To start, yes, this artist’s name really is God. And yes, God 1‘s song titles seem to have Christian implications. Normally, I’m one to disregard music that associates itself with religion because it comes off as propaganda, but luckily this record is all instrumental, so if one chooses to do so, they can avoid the religious subjects that seem to be a part of this material and focus on what really matters, the music.
After reviewing artists with a similar style (Animals as Leaders, Mammoth, The Surrealist), I have recently come to the conclusion that the melodic shred and progressive instrumental scene has relatively been split between two paths consisting of groups that are focusing on technical mastery and the ones who are expanding their parameters with experimentation. Granted, there is some overlap – such as with Animals as Leaders – but for the most part, it is fairly easy to choose which side a certain group leans towards.
In the case of this artist, I would argue they are on the technicality-focused route. Within the first minute of listening, one can understand that this record is largely based off lead guitar and rhythmic complexity. Fortunately, these compositions do not reach the level of egotistical wankery that progressive instrumental musicians are sometimes known for. For those unfamiliar, there is a somewhat negative connotation with melodic shred affiliated acts, as it often comes off as unnecessary boasts of music theory and finger speed limits. However, I believe there are more layers to instrumental music than this common yet shallow conviction.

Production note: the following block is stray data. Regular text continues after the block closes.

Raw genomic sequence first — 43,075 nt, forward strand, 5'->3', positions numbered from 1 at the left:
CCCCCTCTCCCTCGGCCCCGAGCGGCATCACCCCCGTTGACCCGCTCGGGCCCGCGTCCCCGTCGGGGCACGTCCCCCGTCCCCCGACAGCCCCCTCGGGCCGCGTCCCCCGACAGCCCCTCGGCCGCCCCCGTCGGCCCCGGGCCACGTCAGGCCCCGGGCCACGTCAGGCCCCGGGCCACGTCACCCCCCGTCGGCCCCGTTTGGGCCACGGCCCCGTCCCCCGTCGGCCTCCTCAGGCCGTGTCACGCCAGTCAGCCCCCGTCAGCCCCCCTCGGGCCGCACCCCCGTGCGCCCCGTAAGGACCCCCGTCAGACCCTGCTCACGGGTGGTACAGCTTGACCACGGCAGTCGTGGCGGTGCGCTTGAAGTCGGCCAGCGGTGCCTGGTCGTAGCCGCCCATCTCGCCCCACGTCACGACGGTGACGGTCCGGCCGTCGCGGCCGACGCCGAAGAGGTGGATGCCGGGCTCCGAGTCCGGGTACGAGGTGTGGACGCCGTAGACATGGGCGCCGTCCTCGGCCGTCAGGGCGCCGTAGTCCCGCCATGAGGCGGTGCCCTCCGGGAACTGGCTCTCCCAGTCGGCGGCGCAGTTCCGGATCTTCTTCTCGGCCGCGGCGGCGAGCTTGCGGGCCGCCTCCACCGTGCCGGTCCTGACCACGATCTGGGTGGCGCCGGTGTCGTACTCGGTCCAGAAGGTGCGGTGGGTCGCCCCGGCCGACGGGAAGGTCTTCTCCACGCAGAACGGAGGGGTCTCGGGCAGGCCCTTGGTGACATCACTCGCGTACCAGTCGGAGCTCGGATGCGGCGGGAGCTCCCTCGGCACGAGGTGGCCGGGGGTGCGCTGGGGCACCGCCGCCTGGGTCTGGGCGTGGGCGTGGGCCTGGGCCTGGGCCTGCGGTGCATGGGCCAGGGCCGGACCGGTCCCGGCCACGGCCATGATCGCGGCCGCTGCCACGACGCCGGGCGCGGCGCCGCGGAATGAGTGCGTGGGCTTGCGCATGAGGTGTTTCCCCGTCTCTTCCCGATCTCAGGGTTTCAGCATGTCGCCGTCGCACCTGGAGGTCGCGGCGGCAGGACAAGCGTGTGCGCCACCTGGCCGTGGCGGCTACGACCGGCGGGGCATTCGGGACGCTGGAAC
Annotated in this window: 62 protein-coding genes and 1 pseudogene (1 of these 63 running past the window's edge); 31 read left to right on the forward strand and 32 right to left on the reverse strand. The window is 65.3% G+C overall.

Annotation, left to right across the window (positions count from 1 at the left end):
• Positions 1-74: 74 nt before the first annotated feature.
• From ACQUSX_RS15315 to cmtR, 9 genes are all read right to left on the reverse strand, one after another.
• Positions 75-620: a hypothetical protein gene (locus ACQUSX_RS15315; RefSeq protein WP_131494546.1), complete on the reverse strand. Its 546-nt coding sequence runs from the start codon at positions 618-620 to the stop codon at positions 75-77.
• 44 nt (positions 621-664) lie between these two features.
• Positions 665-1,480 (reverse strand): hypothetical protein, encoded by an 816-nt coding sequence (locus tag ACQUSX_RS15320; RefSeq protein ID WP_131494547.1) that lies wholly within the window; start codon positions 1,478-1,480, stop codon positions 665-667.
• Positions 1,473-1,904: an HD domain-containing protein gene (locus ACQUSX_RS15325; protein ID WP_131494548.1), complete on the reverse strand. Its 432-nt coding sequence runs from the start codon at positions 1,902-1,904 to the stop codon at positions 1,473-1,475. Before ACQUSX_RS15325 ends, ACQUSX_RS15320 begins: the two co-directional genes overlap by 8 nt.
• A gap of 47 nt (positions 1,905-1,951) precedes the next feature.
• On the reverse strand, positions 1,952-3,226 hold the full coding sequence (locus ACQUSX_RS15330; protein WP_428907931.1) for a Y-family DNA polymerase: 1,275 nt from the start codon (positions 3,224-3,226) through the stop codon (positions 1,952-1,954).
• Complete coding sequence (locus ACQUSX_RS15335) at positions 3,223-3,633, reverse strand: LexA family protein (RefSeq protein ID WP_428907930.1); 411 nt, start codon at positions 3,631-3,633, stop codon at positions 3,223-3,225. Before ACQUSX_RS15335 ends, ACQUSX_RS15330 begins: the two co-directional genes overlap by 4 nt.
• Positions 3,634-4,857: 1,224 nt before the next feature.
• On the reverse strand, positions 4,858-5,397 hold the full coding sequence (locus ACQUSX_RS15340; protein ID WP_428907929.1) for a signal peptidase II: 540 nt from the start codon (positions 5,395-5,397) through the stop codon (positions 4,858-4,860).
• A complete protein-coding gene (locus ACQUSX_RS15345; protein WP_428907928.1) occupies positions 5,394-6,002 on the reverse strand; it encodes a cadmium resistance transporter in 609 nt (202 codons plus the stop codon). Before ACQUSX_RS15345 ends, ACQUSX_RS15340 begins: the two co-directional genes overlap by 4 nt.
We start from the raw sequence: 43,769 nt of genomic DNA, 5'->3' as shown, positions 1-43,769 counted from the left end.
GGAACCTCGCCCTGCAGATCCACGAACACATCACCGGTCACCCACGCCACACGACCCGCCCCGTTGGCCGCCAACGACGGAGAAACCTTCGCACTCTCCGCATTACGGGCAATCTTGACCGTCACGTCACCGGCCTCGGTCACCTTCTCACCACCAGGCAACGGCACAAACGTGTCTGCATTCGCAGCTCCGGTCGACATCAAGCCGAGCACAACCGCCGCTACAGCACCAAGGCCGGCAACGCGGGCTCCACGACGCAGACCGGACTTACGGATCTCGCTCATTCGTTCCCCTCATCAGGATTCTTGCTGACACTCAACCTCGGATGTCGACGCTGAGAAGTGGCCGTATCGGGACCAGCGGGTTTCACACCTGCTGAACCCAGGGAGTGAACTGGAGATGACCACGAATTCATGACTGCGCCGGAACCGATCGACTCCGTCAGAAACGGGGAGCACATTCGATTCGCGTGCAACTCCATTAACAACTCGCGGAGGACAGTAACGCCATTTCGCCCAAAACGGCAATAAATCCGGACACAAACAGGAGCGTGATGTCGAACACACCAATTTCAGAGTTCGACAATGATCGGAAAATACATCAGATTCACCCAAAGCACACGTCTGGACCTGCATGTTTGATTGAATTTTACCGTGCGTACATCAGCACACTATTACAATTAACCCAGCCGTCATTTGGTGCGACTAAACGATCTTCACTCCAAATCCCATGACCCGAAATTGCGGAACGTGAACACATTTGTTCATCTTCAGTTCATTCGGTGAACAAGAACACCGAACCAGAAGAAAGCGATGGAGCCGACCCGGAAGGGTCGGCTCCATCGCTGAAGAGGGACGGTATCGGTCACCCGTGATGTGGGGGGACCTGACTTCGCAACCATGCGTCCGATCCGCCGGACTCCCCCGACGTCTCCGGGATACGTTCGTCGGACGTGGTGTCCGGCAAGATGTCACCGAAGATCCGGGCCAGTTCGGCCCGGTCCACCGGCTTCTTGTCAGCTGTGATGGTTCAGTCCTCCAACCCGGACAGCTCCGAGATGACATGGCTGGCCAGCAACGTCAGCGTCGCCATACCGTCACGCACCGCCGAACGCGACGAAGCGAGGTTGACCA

To further elaborate on the concept of deeper meaning on this musical style, the most successful acts within this genre are able to portray stories or feelings through the speed, tone, and relationship of the notes presented – the purest example being classical composer Antonio Vivaldi‘s The Four Seasons. As I studied these tracks, I invested my analysis in the question of whether the music could create a story beyond the song titles. And to conclude, I believe it truly does on this album. If these tracks were all “untitled,” the listener may not be drawn specifically to Biblical themes, but they may have experienced some form of a dynamic storyline.
Tracks including ‘Salvation’ or ‘Free Will’ have uplifting hooks, whereas the song titled ‘Sin’ felt darker, more alike to a djent piece. Those aspects alone solidify my thesis that these instrumental pieces were able to evoke an emotional response and border on a narrative. That said, although I feel there was a consistent amount of diversity across God 1, it becomes difficult to combat the common critique that instrumental music is often background music. The potential addition of piano, electronics – and maybe even some relevant samples – may well have enhanced the soundscapes and overall experience.
In the end, I found that the atmospheres could have been more immersive and provocative. With such an ambitious identity to take on as the role of “God,” I hoped for perhaps a larger musical palette to accentuate the moods provoked even farther. Granted, God 1 provides evidence to dismantle the aforementioned negative connotation within the instrumental/tech community. Most importantly, the musical project of God indeed shows talent, personality, and the potential to pique the interests of many, as I myself am curiously eager to see the direction it takes next.